Crimes Against My Brother

Written by David Adams Richards

(Doubleday Canada, 2014), 401 pages.

Reviewed by Meredith Gillis

crimes

* This review first appeared in our Summer 2014 issue.

This is the first book by this well-known author I’ve ever read. I picked it up because I was curious about the novel he had been working on during his residency at my alma mater, and because I knew his other work had won prizes over the years.

Time and again as I worked my through it, I would pause to copy down an especially apt passage regarding the sin of betrayal. I copied brief quotations about how faith and love—or their lack—influence lives in ways we might never imagine.

I was drawn in to this fictional world set on the banks of the Miramichi River in New Brunswick and became engrossed in the lives of Ian Preston, Harold Dew, and Evan Young as they grew from their boyhood pact as atheists and blood brothers to men of belief in one form or another.

Sydney Henderson, who made a pact with God to never harm another living soul in Mercy Among the Children, returns as a minor character in Crimes Against My Brother which takes place on a concurrent timeline. Sydney’s role in Harold’s, Evan’s, and Ian’s lives is hardly minor. It is his pact they mock when they make their own, and “in a circuitous way, then, all of them by this challenge were trying to prove themselves to Sydney’s God by disproving that He was ever needed at all.”

Another character, Lonnie Sullivan, plays at helping them and many others but only cares for his own profit and is responsible for nearly all their misfortunes, but is never really blamed. All three of the blood brothers separately try, and eventually all succeed, in freeing themselves from his influence, but not without changing for better or for worse because of it.

Annette Brideau, lust and love for whom triggers the first betrayal between the blood brothers, is both repugnant and pitiable. Of the women in the town she is the most fully developed, but least likable, perhaps because she is like Lonnie, so entirely self-serving and afraid of honesty throughout the story. What makes Annette pitiable is the knowledge she is the biggest victim of Sullivan’s help and truly does not see any way out.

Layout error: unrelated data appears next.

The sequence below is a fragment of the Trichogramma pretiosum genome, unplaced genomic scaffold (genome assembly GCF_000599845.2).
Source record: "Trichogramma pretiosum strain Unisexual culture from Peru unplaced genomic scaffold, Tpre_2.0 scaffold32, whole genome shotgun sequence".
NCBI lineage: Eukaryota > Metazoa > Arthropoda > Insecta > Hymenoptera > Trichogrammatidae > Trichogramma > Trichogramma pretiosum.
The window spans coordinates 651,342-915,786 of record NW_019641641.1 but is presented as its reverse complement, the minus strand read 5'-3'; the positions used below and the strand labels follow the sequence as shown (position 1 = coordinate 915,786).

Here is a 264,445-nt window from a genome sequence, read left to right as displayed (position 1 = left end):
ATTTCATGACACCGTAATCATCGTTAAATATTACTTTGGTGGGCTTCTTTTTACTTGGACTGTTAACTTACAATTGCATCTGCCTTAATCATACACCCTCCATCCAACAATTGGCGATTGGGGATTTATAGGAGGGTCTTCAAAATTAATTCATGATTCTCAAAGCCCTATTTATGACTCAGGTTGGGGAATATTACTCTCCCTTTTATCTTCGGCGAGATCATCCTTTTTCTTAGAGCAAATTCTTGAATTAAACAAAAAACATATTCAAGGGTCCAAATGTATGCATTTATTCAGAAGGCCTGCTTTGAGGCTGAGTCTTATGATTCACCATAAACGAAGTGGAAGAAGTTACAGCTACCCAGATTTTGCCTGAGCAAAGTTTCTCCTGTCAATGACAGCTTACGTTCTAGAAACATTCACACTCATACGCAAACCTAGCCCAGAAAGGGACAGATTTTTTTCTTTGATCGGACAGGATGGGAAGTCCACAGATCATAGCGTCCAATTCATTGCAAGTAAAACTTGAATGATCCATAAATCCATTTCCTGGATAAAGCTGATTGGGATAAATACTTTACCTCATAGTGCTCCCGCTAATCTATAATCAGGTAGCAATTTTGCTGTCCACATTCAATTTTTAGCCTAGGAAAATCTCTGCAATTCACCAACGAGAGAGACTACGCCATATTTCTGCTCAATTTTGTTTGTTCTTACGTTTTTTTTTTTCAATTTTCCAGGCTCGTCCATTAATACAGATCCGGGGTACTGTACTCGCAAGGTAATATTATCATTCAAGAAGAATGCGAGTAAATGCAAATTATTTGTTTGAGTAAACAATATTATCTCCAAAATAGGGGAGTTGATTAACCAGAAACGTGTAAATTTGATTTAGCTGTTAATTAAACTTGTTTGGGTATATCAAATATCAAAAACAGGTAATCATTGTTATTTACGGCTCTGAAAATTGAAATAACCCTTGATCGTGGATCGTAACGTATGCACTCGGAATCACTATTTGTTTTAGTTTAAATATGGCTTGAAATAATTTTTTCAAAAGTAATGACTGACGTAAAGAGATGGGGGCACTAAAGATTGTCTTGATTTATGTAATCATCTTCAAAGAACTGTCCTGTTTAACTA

It is dangerous not to think of your friends as your greatest enemies. It is dangerous not to think that those who have conformed in their views all their lives will not conform when thinking of you, and not want you to enliven their boredom or affirm their belief in how they were told the world works by reveling in your destruction.”

I can see why so many refer to Richards as a moralist. Although very few of the characters presented are easy to see as good people, it is very clear they do have their own codes—however warped—and a desire to do the right thing. Time and again minor characters provide opportunities for redemption, but not without the reader learning about their own betrayal they are trying to ignore or make up for.

And he was right to think betrayal was the greatest of sins. The problem was, he was unsure of why he thought this, nor did he ever think that he himself betrayed others.”

From the perspective of the unnamed former sociology professor narrating the goings on of the town in which the events take place, Bonny Joyce-Clare’s Longing, the reader has the sensation of simultaneously being within the town and a lecture hall. The reader is part of the story, complicit in the actions taken by Ian, Harold, Evan and Annette through their observation. Occasionally a passage speaks directly to those in the lecture hall.

Concern without suffering allows us to think we are fine men and women, although none of us is required to prove it. We live in a country full of fine men and women who wouldn’t hurt a fly – who wouldn’t say “Indian” but “First Nations,” and who wouldn’t know one First Nations person if they met him on the street; who would ban Huckleberry Finn but never be able to create one. This is the country of transgressionalists who deplore religion yet have created their own, more sanctimonious than any other you could imagine.”

darCrimes Against My Brother is a challenging read because it is so relatable. No one reading it could do so without thinking of their own mental gymnastics to allow this or that vice. Characters use curse words sparingly, giving them great impact when they do appear. It also contains allusions made to the childhood rapes of two characters (in both cases relevant to their development but not emphasized as integral to their identity) and discussion of health care policies regarding abortion. While it does contain some violence, it is not overly graphic in its description.

If you want to read a book about the triumph of good over evil where characters make the morally correct decisions, this book is best left on the shelf. If however, you are interested in reading a book where people make bad choices and survive difficult experiences, where small good can be found in bad situations, and where even in his apparent absence God is present and active in the lives of characters, by all means pick it up. Crimes Against My Brother is not a large book, but it weighs heavily during consumption.

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